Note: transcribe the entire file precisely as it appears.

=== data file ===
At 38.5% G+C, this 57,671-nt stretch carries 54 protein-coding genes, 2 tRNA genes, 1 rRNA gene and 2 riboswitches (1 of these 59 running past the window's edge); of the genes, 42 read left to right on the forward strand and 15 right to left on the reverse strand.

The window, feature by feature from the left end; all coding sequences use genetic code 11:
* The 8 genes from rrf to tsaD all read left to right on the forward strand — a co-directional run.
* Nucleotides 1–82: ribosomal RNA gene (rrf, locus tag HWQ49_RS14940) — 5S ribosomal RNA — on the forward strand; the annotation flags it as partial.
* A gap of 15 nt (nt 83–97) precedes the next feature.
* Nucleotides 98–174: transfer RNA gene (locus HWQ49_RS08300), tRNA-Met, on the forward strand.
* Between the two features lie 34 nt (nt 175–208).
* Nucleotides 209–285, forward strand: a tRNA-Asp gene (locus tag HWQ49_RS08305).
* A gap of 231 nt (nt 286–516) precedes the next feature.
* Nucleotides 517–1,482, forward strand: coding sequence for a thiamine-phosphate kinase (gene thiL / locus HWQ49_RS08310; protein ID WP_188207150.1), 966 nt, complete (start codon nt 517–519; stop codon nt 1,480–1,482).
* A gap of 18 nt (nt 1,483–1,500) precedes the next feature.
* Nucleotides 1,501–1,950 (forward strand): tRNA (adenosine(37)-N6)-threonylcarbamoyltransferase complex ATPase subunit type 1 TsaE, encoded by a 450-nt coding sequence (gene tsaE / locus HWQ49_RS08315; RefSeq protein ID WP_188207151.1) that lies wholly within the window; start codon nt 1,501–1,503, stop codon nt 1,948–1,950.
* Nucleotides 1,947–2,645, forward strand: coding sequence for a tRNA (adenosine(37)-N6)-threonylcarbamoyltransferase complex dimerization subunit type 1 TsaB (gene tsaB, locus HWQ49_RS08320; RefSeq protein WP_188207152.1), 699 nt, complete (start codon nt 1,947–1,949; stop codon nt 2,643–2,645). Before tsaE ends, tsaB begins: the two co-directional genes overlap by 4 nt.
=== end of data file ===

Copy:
At 38.5% G+C, this 57,671-nt stretch carries 54 protein-coding genes, 2 tRNA genes, 1 rRNA gene and 2 riboswitches (1 of these 59 running past the window's edge); of the genes, 42 read left to right on the forward strand and 15 right to left on the reverse strand.

The window, feature by feature from the left end; all coding sequences use genetic code 11:
* The 8 genes from rrf to tsaD all read left to right on the forward strand — a co-directional run.
* Nucleotides 1–82: ribosomal RNA gene (rrf, locus tag HWQ49_RS14940) — 5S ribosomal RNA — on the forward strand; the annotation flags it as partial.
* A gap of 15 nt (nt 83–97) precedes the next feature.
* Nucleotides 98–174: transfer RNA gene (locus HWQ49_RS08300), tRNA-Met, on the forward strand.
* Between the two features lie 34 nt (nt 175–208).
* Nucleotides 209–285, forward strand: a tRNA-Asp gene (locus tag HWQ49_RS08305).
* A gap of 231 nt (nt 286–516) precedes the next feature.
* Nucleotides 517–1,482, forward strand: coding sequence for a thiamine-phosphate kinase (gene thiL / locus HWQ49_RS08310; protein ID WP_188207150.1), 966 nt, complete (start codon nt 517–519; stop codon nt 1,480–1,482).
* A gap of 18 nt (nt 1,483–1,500) precedes the next feature.
* Nucleotides 1,501–1,950 (forward strand): tRNA (adenosine(37)-N6)-threonylcarbamoyltransferase complex ATPase subunit type 1 TsaE, encoded by a 450-nt coding sequence (gene tsaE / locus HWQ49_RS08315; RefSeq protein ID WP_188207151.1) that lies wholly within the window; start codon nt 1,501–1,503, stop codon nt 1,948–1,950.
* Nucleotides 1,947–2,645, forward strand: coding sequence for a tRNA (adenosine(37)-N6)-threonylcarbamoyltransferase complex dimerization subunit type 1 TsaB (gene tsaB, locus HWQ49_RS08320; RefSeq protein WP_188207152.1), 699 nt, complete (start codon nt 1,947–1,949; stop codon nt 2,643–2,645). Before tsaE ends, tsaB begins: the two co-directional genes overlap by 4 nt.